The Treasury Department on Monday launched its $350 billion program to distribute aid to state and local governments, giving the U.S. economy an added boost as President Joe Biden sought to assure the country that stronger growth is coming.
The aid is part of Biden's larger $1.9 trillion coronavirus relief package that became law in March. Administration officials said payments could begin to go out in the coming days to eligible governments, allowing state, local, territorial and tribal officials to offset the economic damage from the coronavirus pandemic. The announcement came after the government reported Friday that just 266,000 jobs were added in April — a miss that the president felt obligated to address from the White House on Monday.
“We’re moving in the right direction,” Biden said. “Our economic plan is working. I never said — and no serious analyst ever suggested — that climbing out of the deep, deep hole our economy was in would be simple, easy, immediate or perfectly steady.”
Republican lawmakers have suggested that his relief package, with its extra unemployment benefits, has hurt hiring because people can earn more money by staying at home than working. But Biden emphasized that much of the money is still being disbursed and noted the new portal for state and local government aid.
“The money we’re going to be distributing now is going to make it possible for an awful lot of educators, first responders, sanitation workers to go back to work,” he said.
The president is pushing even more ambitious government spending, proposing a combined $4 trillion of investments in infrastructure, families and education to be funded by higher taxes on corporations and the wealthy. Some of that funding would build on the child tax credits and state and local government money that were part of the relief package.
Guidance from the Treasury Department listed broad categories for spending the aid. State and local governments can use the money for public health expenses. They can also offset harm from the downturn to workers, small businesses and affected industries. Money can replace lost public sector revenues. Essential workers can qualify for premium pay, and investments can be made in water, sewer and broadband internet.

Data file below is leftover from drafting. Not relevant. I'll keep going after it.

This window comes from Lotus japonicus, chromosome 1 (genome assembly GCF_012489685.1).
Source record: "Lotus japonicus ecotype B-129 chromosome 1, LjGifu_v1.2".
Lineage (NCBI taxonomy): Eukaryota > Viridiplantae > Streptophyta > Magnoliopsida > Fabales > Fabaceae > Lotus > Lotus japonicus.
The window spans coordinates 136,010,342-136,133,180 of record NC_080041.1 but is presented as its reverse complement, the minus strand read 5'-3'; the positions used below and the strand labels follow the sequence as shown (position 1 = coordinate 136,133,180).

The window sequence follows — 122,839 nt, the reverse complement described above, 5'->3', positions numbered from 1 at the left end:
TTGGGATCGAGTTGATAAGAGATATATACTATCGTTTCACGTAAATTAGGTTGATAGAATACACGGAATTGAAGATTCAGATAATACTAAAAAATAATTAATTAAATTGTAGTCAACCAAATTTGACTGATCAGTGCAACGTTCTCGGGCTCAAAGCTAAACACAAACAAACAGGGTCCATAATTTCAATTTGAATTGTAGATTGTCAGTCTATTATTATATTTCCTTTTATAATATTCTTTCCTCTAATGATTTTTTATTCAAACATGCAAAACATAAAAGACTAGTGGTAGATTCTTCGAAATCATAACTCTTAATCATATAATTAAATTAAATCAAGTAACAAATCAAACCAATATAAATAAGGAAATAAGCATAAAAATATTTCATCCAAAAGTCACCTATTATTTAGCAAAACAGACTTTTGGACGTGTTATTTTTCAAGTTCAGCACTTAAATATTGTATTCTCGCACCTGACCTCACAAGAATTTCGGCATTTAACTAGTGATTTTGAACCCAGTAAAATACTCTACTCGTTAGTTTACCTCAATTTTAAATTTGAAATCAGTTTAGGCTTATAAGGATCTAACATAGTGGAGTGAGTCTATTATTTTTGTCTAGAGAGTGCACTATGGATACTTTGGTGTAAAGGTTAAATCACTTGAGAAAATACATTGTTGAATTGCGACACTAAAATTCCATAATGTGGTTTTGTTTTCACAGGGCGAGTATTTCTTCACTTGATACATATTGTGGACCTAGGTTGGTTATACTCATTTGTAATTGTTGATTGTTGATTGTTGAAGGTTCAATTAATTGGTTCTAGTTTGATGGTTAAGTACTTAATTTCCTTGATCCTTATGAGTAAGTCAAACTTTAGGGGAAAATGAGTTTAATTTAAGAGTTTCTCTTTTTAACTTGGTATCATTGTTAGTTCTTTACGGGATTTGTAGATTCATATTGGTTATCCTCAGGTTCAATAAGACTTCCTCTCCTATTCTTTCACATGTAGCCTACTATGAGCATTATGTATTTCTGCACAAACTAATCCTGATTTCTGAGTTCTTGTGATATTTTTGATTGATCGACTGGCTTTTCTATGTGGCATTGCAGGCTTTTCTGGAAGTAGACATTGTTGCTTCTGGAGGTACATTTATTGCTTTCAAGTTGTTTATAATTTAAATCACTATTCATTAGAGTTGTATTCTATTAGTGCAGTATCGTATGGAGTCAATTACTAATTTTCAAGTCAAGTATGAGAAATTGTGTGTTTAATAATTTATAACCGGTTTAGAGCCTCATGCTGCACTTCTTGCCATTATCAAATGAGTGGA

But Treasury has also placed restrictions. Officials said the funds should not be used by state and local governments to cut taxes, pay down debt or bolster reserve funds.
The funding could provide a jolt of growth after the unemployment rate ticked up slightly to 6.1% in April, a sign of how difficult it can be to restart an economy despite an unprecedented degree of federal assistance. Labor Department figures show that state and local governments are still down roughly 1.3 million jobs since the pandemic began more than a year ago.
The aid to state and local governments has largely been pushed by Democrats, who remember how these vital sectors of the economy weighed down the recovery from the 2008 financial crisis and caused relatively modest growth. Republican lawmakers generally opposed the aid because they said it would encourage wasteful spending and noted that state tax revenues had generally rebounded from the downturn.
“We all know that one of the things that held back the recovery the most after the Great Recession was the contraction of state and local government,” said Gene Sperling, who is overseeing aid distribution for the White House. “This is responding to the lessons of the past in a powerful way.”
Local governments should expect to receive funds in two tranches, with half coming this month and the rest a year from now. States that saw their unemployment rates jump by 2 percentage points relative to February 2020 will get their money in a single payment, while the rest will receive their funding in two tranches.
Adam Levin, who researches state fiscal policy for The Pew Charitable Trusts, said the state and local government aid amounts to roughly $1,000 for every American. He said a major factor going forward will be how the cash infusion changes state and local finances for the long term, not just in the immediate aftermath of the pandemic.
“The key to ensuring these resources yield returns is not just about the amount of funding but how that money is spent," Levin said. "State and local leaders should take a long-term perspective on these new funds and analyze what their budgets will look like after this federal relief expires in 2024."